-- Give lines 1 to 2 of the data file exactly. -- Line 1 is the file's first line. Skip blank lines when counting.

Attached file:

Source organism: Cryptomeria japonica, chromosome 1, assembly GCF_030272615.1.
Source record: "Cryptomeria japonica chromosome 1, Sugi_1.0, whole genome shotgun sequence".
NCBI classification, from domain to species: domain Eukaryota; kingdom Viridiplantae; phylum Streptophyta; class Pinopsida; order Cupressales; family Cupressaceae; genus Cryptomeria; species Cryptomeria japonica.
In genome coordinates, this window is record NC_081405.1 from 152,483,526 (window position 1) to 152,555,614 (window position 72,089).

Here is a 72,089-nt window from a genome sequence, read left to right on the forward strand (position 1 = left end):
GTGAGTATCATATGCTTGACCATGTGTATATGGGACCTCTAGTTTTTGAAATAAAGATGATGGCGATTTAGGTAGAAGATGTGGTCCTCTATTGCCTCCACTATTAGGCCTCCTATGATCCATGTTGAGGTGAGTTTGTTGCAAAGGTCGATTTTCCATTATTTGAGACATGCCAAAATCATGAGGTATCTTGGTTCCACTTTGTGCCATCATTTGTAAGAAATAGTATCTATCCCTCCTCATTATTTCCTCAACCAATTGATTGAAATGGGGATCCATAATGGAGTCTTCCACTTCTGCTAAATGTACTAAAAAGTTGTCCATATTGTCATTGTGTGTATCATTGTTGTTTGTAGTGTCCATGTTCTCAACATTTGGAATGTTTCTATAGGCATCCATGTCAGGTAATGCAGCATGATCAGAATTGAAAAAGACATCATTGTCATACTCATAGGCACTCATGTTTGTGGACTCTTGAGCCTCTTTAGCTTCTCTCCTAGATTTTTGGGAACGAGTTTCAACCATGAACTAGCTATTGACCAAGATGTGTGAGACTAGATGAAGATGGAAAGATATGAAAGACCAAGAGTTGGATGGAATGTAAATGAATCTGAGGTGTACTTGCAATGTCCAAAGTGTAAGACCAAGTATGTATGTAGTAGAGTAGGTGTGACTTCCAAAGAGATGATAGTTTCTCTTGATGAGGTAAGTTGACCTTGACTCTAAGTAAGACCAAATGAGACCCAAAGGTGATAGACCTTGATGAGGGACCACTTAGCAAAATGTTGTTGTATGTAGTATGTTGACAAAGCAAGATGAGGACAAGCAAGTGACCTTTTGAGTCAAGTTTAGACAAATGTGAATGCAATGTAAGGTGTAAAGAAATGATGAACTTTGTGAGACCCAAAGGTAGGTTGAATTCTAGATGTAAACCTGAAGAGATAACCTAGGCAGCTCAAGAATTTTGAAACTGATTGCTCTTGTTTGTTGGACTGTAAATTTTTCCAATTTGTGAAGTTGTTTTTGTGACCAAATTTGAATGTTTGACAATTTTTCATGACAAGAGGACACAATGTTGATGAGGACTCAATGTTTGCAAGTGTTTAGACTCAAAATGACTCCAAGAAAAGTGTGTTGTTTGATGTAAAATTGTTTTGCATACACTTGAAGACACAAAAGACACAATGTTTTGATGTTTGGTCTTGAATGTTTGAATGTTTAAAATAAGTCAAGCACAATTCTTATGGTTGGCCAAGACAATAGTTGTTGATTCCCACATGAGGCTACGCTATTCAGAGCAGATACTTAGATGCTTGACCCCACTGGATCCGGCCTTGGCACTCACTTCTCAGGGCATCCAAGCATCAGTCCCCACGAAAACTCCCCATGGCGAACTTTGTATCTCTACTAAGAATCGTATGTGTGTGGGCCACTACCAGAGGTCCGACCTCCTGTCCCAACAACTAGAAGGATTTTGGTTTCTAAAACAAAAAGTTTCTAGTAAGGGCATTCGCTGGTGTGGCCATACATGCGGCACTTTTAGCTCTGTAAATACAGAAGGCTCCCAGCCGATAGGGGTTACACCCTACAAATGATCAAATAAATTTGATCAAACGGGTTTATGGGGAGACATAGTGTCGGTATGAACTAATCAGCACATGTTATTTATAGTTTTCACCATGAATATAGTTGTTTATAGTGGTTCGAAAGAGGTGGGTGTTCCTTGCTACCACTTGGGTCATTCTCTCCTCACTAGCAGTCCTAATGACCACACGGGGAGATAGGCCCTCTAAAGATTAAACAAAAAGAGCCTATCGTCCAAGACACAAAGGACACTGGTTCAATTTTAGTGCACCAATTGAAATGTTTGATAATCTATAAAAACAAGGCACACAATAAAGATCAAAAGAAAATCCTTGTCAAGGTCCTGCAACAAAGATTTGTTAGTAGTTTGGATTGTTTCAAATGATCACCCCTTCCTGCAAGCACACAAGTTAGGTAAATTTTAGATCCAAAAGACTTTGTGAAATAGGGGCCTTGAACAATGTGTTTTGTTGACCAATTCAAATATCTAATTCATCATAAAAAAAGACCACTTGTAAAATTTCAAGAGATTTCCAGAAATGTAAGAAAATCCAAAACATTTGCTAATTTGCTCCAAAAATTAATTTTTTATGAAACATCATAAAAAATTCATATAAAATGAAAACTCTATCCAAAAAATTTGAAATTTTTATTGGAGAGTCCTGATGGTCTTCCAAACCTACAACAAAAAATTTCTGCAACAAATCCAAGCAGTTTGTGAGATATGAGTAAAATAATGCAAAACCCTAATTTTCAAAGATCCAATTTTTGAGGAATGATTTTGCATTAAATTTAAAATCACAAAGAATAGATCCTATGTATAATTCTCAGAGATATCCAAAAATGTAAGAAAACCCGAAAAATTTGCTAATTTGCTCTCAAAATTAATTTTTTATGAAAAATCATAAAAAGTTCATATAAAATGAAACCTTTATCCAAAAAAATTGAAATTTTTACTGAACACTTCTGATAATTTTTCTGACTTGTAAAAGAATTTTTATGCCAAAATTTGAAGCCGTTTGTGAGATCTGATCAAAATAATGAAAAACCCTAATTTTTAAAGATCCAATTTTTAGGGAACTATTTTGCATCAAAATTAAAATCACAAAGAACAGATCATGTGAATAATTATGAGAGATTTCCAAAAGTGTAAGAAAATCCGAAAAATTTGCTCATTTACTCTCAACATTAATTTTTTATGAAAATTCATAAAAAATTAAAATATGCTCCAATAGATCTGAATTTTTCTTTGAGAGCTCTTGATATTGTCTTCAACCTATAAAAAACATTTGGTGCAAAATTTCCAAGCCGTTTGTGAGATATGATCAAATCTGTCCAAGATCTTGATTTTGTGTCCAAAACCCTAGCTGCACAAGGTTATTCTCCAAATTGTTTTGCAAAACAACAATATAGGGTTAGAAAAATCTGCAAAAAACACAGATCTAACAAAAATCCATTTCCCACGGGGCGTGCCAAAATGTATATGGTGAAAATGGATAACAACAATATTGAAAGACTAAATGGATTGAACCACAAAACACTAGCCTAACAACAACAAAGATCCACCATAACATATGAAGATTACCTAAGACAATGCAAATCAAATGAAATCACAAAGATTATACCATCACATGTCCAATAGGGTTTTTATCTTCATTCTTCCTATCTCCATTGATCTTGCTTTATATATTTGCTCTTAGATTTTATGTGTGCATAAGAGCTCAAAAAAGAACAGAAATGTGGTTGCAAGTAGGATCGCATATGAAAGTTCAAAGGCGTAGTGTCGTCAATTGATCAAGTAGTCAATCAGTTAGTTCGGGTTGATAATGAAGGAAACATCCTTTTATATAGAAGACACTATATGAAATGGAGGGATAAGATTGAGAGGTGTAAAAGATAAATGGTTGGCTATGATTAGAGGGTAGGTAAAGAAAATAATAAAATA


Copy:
Source organism: Cryptomeria japonica, chromosome 1, assembly GCF_030272615.1.
Source record: "Cryptomeria japonica chromosome 1, Sugi_1.0, whole genome shotgun sequence".